Known only by his stage name, Romeo Dance Cheetah cut his young teeth on the vocal pyrotechnics and showmanship of artists like Freddie Mercury and Michael Jackson before venturing out of his small Missouri hometown to attend school for film production at the University of Iowa and, eventually, earn his first national exposure as a contestant on the show America’s Got Talent. His unique blend of nearly reverential tribute and outrageous satire places him in his own artistic sphere, but much of what he turns to bears a recognizable sound that’s been twisted to its own individual ends in unexpected ways. Romeo Dance Cheetah deserves kudos, if nothing else, for his utter bravery – he doesn’t evidence a single stitch of concern that anyone might find him an absurd figure or struggle to take him seriously. He’s an epically gifted entertainer, but he certainly won’t be everyone’s cup of tea. Tackle his album Magnificent Man, however, with an open mind and you may find yourself rewarded.
“Magnificent Man” knocks a home run for the album with its first track. It’s a measure of the confidence Cheetah has in his material that he leads off with the album’s title cut and it’s all the more impressive considering the unusual nature of his material. The guitar work on Magnificent Man has a credible, rough and ready sound and its put to its most memorable use supporting the title song. “35 Year Olds Dancin” reveals Cheetah’s comedic side in earnest for the first time thanks to its much sharper wit than we hear in the title song. His writing can definitely cut, but he chooses easy targets for his comedy and satire. He’s also distinguished by a talent for only cutting so deep and never making things too uncomfortable for the listener despite however weird he chooses to get. “The Air Guitar Song” has the album’s biggest sound by far and definitely knows its source material with a fluent parody of arena hard rock tropes. The lyrics are often uproariously funny, but they also veer into some giddily lascivious content.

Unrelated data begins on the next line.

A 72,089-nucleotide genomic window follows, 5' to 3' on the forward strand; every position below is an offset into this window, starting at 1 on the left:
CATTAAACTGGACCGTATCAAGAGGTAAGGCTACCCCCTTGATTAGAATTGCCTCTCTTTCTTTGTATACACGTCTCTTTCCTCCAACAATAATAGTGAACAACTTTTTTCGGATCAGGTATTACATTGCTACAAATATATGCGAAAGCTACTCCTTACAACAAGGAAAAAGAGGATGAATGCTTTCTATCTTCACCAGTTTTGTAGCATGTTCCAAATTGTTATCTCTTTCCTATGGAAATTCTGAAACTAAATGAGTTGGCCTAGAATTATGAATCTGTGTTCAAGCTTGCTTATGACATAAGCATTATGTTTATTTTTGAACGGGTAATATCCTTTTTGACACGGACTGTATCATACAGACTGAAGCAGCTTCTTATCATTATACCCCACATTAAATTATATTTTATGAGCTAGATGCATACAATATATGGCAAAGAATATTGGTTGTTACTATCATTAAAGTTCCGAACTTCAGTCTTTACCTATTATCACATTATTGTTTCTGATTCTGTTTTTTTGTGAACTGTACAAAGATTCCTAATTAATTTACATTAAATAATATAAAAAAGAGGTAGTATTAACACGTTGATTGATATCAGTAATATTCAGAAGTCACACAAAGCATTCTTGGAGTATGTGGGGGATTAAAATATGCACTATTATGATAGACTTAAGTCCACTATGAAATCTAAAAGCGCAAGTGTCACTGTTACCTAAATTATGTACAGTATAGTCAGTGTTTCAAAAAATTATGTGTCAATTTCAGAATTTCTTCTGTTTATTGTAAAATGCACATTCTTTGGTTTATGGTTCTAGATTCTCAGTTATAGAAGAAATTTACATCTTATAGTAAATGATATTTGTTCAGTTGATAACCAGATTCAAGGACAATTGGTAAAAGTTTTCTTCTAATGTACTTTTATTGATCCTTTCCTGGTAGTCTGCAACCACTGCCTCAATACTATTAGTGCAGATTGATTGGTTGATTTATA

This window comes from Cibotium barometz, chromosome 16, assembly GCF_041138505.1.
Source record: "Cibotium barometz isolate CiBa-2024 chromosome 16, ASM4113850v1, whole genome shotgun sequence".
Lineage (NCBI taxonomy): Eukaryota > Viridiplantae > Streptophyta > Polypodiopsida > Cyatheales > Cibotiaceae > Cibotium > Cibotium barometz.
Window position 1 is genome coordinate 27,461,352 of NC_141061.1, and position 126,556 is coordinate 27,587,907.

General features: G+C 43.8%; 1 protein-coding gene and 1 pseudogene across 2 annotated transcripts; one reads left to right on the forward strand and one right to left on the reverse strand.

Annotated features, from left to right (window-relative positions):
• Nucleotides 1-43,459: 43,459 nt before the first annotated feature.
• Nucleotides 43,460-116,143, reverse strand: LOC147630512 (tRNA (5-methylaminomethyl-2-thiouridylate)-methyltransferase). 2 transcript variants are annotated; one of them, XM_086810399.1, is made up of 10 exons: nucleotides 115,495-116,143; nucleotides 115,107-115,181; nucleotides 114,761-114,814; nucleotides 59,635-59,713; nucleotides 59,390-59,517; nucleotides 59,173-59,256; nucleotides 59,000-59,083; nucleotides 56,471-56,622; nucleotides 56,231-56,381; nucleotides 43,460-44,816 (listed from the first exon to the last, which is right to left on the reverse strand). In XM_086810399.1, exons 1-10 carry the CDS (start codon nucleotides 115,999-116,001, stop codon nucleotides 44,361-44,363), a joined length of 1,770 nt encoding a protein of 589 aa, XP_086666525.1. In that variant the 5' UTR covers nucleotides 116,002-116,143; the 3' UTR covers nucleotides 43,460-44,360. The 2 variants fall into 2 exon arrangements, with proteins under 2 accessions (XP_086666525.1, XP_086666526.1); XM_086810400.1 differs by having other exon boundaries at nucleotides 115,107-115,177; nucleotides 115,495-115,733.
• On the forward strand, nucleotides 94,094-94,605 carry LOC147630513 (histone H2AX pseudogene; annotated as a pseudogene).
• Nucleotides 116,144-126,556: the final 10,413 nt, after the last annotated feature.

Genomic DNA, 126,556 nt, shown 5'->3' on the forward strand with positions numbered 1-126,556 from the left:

“Porcupine Love” pumps up the punk edge of the earlier “35 Year Olds Dancin’” without producing a track firmly in keeping with the other songs on the album. It’s hard to ignore how inventive he is as both a lyricist and musician, not just a comedic talent, and even the relatively simple line of attack he takes is handled with confidence and some sense of self. “1970’s Disco King” transitions early from an acoustic guitar powered opening into a hard hitting electric guitar track that rocks out quite convincingly. Romeo Dance Cheetah brings Magnificent Man to an end with the highly melodic and exceptionally produced curtain “Live the Dream”. It’s easily the straightest musical and lyrical moment on the album and a relatively surprising, but welcome, change of pace for the finish. You won’t hear another album or EP like this in 2017. Romeo Dance Cheetah has clearly discovered this own formula and explores territory that’s all his own.
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